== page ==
Toddler discipline: Time-ins are more effective than time-outs
"Time-ins give me an opportunity to let them know that I understand how they feel and I love them, but I don't love their behavior. Sometimes, that's all they need."
Time-outs are a staple of the parenting arsenal. They're often the go-to for parents when they need to lay down the law within the household. There's certainly nothing wrong with enforcing a rule/guideline, or reprimanding your kids in a way that you see fit. However, there is a school of thought that suggests that time-outs aren't particularly useful when applied to a toddler.
We're not suggesting that you allow your toddler to do whatever they please, whenever they please without fear of ever being disciplined. We're simply suggesting a different approach. Instead of enforcing the well known time-out, try implementing what's called a time-in.
Meredith Mortensen, a mother of three, says that it helps to think about "how hard it is being 2 and knowing what you want, but sometimes not having the language to get it out."
Good point. Toddlers are old enough to express their emotions, however, they've yet to truly develop the skills to do so effectively. Often, this leads to kids lashing out for seemingly no reason. It's up to parents to address their unacceptable behavior, often by punishing the toddler. And, the urge to reprimand your child is a fair and natural reaction to misconduct, but maybe there's a better way to address their attitude.
"Sometimes these littles just want to be validated," says Mortensen. "Time-ins give me an opportunity to let them know that I understand how they feel and I love them, but I don't love their behavior. Sometimes, that's all they need."
Learn more about time-ins and how you can implement them in your household! Click next for more!
Instead of isolating your toddler and punishing them for their misbehavior and poor conduct, try to help them emote properly. Get to the root cause of the issue at hand and figure out why their lashing out. Mortensen offers an anecdote that can help elaborate this strategy:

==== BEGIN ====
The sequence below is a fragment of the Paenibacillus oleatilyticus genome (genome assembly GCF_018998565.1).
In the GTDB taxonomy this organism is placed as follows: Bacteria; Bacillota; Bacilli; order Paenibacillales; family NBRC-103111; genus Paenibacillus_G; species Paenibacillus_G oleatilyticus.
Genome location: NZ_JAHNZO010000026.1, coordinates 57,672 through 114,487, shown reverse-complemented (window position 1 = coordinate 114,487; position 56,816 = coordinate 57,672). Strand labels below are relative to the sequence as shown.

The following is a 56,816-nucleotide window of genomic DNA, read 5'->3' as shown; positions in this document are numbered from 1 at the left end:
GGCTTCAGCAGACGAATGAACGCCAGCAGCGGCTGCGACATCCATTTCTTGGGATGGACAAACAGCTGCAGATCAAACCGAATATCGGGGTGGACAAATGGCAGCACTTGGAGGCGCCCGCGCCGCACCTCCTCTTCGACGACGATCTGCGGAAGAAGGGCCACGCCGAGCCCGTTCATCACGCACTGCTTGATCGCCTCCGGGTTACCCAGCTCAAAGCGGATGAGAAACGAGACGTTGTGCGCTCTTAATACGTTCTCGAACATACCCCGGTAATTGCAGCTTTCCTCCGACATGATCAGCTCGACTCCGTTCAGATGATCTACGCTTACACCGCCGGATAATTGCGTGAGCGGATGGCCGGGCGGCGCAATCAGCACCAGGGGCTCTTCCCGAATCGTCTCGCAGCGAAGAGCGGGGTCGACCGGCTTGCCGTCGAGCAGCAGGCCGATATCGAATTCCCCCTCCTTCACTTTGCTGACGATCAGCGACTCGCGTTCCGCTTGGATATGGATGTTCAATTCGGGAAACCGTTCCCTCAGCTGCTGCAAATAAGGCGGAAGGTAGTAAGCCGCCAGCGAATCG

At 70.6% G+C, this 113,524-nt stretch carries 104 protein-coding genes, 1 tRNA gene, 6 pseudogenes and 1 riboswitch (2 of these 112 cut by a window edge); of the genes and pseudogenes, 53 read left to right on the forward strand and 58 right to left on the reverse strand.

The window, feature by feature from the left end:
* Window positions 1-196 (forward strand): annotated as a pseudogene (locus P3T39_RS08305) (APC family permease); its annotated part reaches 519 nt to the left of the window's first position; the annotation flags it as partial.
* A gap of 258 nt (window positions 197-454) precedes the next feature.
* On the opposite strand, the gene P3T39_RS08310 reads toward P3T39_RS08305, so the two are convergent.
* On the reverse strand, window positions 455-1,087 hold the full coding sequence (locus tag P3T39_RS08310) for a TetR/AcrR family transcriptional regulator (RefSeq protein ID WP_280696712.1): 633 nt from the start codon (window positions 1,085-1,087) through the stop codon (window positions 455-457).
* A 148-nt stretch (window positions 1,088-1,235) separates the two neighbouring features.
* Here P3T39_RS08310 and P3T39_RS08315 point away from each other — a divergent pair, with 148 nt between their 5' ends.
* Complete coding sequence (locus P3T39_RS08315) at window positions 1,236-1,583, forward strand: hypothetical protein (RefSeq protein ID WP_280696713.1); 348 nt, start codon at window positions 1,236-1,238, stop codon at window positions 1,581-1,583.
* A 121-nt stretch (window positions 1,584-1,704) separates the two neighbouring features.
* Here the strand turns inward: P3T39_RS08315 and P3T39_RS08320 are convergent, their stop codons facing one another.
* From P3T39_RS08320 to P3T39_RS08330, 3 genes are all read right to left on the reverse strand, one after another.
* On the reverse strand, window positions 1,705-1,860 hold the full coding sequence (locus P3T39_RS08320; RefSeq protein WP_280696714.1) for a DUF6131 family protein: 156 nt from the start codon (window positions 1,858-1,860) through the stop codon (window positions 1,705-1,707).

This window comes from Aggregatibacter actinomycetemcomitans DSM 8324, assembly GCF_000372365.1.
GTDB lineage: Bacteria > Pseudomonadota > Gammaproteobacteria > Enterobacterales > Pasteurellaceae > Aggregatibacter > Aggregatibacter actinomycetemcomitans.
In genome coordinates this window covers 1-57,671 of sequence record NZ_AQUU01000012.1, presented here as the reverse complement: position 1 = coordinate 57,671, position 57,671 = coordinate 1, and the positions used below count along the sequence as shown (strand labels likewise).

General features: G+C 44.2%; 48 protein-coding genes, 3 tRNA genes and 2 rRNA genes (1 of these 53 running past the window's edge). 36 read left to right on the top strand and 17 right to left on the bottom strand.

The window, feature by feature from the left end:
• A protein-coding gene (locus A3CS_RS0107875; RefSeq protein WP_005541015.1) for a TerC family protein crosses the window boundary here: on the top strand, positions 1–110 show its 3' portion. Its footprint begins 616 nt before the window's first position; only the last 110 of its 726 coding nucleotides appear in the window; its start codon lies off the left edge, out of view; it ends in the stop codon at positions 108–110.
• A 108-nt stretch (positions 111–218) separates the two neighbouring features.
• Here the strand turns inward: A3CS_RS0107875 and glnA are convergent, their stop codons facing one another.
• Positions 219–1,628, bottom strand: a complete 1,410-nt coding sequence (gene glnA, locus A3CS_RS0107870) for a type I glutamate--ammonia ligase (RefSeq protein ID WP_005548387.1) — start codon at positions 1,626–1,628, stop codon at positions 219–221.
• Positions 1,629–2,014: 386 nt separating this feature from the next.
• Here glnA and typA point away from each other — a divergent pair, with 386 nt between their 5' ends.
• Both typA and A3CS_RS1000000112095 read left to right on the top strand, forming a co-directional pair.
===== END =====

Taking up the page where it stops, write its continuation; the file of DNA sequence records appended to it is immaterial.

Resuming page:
[Mortensen's toddler] has an affinity for sticking her feet in my face, which is so gross. I noticed she was doing this while I was playing cars with [Mortensen's youngest]. So, instead of immediately sending her to time-out, I asked her a question: "[Her toddler], why are you putting your feet in my face?"
"I dunno, Mom. I just want you to play with me," she responded.
"Come here, [her toddler]," I said
I pulled her toward me, gave her a hug, and said, "I love you so much. You're so special to me. I love spending time with you. I love having time just you and me. But I don't love what you're doing. I don't ever want your feet in my face. That's really gross and inappropriate."
I continued, "Let's all play cars with [her youngest] until he goes to sleep. Then you and I can do anything you'd like for 10 minutes before you go to sleep. Deal?"
"Deal," she replied.
Clearly the source of the problem is the toddler's inability to express what's bothering her. The result was a fit of frustration and misbehavior. However, instead of isolating the toddler by assessing a time-out, Mortensen solved the problem by assessing a time-in.
The child's behavior was noted as being unacceptable but the situation was managed and addressed in a more effective way. If you want to try using the time-in method with your toddler the key is to let the child feel that they've done something wrong when they act up. Instead of punishing them through isolation, let them spend time with you, by your side. Let them know that they're still loved, but their behavior was unacceptable.
What do you think of Mortensen's idea and use of the time-in method, parents? Would you use it on your toddler?
Original article on Parenting.com.
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